You’re Cool, Tavi Gevinson! We Love Your Individuality + Honest Reflection Of Womanhood.

We admire this week’s featured Muse, Kelly Holmes, for among countless other things, the guts and initiative it undoubtedly took to launch her lifestyle publication, Native Max. By turning a problem into an opportunity, Kelly has created a unique, cherished space for Native arts, culture, and lifestyle to be celebrated and discussed.

In that spirit, we welcome to the stage the inimitable, bold, astoundingly introspective and impossibly articulate Tavi Gevinson. Tavi is the mastermind behind the publication Rookie Mag, which is responsible for the rejuvenation of teenage publications with its refreshing, healthy approach to coming-of-age.

When we first started BYOM, Tavi was the kind of young woman we wanted to feature—smart, accomplished, dedicated, unconventional. She’s created a wonderfully authentic global brand in the form of her publication Rookie. At its core, Rookie praises people for being unabashedly themselves, while simultaneously lamenting at how difficult that seems to be, not only during adolescence, but always.

Rookie evolved from her personal style blog, The Style Rookie, that she founded at the impressive age of eleven. It has grown into an adolescent girl’s bible, comprised of pieces written by other teenagers. Rookie encapsulates the spirit of adolescence in a way that is totally relatable, reliably compelling and packed full of perspective-shifting epiphanies.

It is this sincere self-questioning and complex, thoughtful exploration of issues so close to our own hearts that keep us reading, even at the not-quite-teen ages of 24 and 25. We love the way it discusses why we might feel the way we do (and why we feel it so much), what it means to grow and evolve, how identity is constantly morphing, and so much more.

Reading Rookie is like reading an unfiltered diary of your best and soon-to-be best friends. These bravely honest confessions make you feel as if the writer is a soulmate you’ve yet to meet. Every piece reminds you that although circumstances change and generations evolve, the rollercoaster ride of emotions, insecurities, awkwardness, and youth-induced bursts of self-confidence and invincibility that so characterize those high school days are indeed, a universal experience that connects us all.

While Rookie in no way shies away from depth, it also manages to maintain an air that is not so serious as to be inaccessible. Case in Point: the Ask a Grown Man series. That, my friends, is a gorgeously vulnerable version of genius. Here’s Terry Crews dropping some knowledge bombs.

And, as if you needed any more convincing, here are a few knowledge bombs dropped by the lovely Tavi herself:

On coming of age:

Such scenes tend to make up a rather flimsy charm bracelet. Most of the events that have been good for me were not glorious—they were unsexy and difficult. Glory usually fills me with shame the next day, pillow lines forming cartoonish wrinkles on my face, making what I thought was newfound wisdom seem like a game of dress-up.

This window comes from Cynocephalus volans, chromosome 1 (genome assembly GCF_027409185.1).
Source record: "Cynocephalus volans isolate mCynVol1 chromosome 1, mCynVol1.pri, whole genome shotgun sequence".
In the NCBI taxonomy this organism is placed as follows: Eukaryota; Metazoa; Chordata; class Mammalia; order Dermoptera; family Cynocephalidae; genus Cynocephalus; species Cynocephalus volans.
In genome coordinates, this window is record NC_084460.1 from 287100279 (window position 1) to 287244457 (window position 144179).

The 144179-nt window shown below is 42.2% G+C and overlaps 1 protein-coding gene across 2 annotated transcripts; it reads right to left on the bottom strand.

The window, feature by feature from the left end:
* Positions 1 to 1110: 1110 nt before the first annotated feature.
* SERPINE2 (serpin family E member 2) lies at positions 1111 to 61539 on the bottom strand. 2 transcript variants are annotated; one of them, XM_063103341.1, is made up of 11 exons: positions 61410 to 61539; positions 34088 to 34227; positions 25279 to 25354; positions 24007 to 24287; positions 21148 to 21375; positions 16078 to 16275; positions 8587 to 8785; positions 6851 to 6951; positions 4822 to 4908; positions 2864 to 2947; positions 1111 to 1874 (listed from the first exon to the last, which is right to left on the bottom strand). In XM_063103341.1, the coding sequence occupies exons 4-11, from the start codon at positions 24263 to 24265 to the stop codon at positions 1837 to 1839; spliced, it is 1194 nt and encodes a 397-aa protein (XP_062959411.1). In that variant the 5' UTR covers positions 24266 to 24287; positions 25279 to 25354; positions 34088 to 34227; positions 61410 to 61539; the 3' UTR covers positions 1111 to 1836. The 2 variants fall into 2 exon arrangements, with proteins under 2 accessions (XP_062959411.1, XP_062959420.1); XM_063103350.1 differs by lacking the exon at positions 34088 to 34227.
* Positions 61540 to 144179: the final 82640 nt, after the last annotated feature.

But something else is left over when I awake from glory, too, like a lingering dream. My laughter echoes, or a friend’s expression buzzes in my head. Some of the memories don’t even feel like mine, and I find that sort of wonderful, that I was able to briefly exchange my own histories, regrets, and self-imprisonment for what was in front of me. I become aware of the delusion required to have had such faith in myself, in others, in the moment, and then I find it almost heroic. From the risks made less scary by the seemingly temporary, I have grown a sort of confidence. It is an act of bravery to dance on a tightrope suspended by one’s own abandon.

On working towards your dreams:

You want to create your own art but you get all stifled because you feel so intimidated by all the stuff you fan-girl over that came before you. You feel like you can never live up to all your influences so you just give up entirely…Just forget about the passing of the torch and stop worshiping your heroes. You should humanize them and understand you have a place right next to them.

On success and the unavoidable haters:

You will never hear more people tell you that you’re wrong than when you’re succeeding.

On being yourself and being present:

I tavi-gevinsonwant very badly to be good, kind, “myself” with other people. I worry that “myself” sucks, so I think about everything I’m about to say very hard, and then usually end up not saying anything at all. I get glimpses of what it’s like to respond to the world honestly, instead of trying to show people someone I think they will find likeable. The former, when I can do it, is rewarding; the latter is safe, but also, as established last month, a form of slowly dying, which sometimes doesn’t seem so horrible.

I believe it comes down to trusting yourself—that you won’t ruin everything—and trusting the world—that it can be good; that this day won’t be painful; that this social interaction won’t be the worst. And I don’t think you can do a ton of mental maze-running to get there, because that’s what draws you out of interacting with what’s in front of you; you just pay attention as closely as possible to everything happening outside of your head, and then your head will follow and become occupied with the things that make life worth living: the wonderfulness of the friend you’re talking to, the fascination they have with what they’re telling you about, how much more there is to learn about the thing they’re discussing.

And we can’t forget her her endearingly irreverent, yet still envy-worthy take on Chanel + PFW:


A post shared by Tavi Gevinson (@tavitulle) on

And how much she loves her fans:

+ Want more Tavi? Check out Rookie Mag + even catch her on Broadway in the upcoming production of The Crucible, opening in February 2016.

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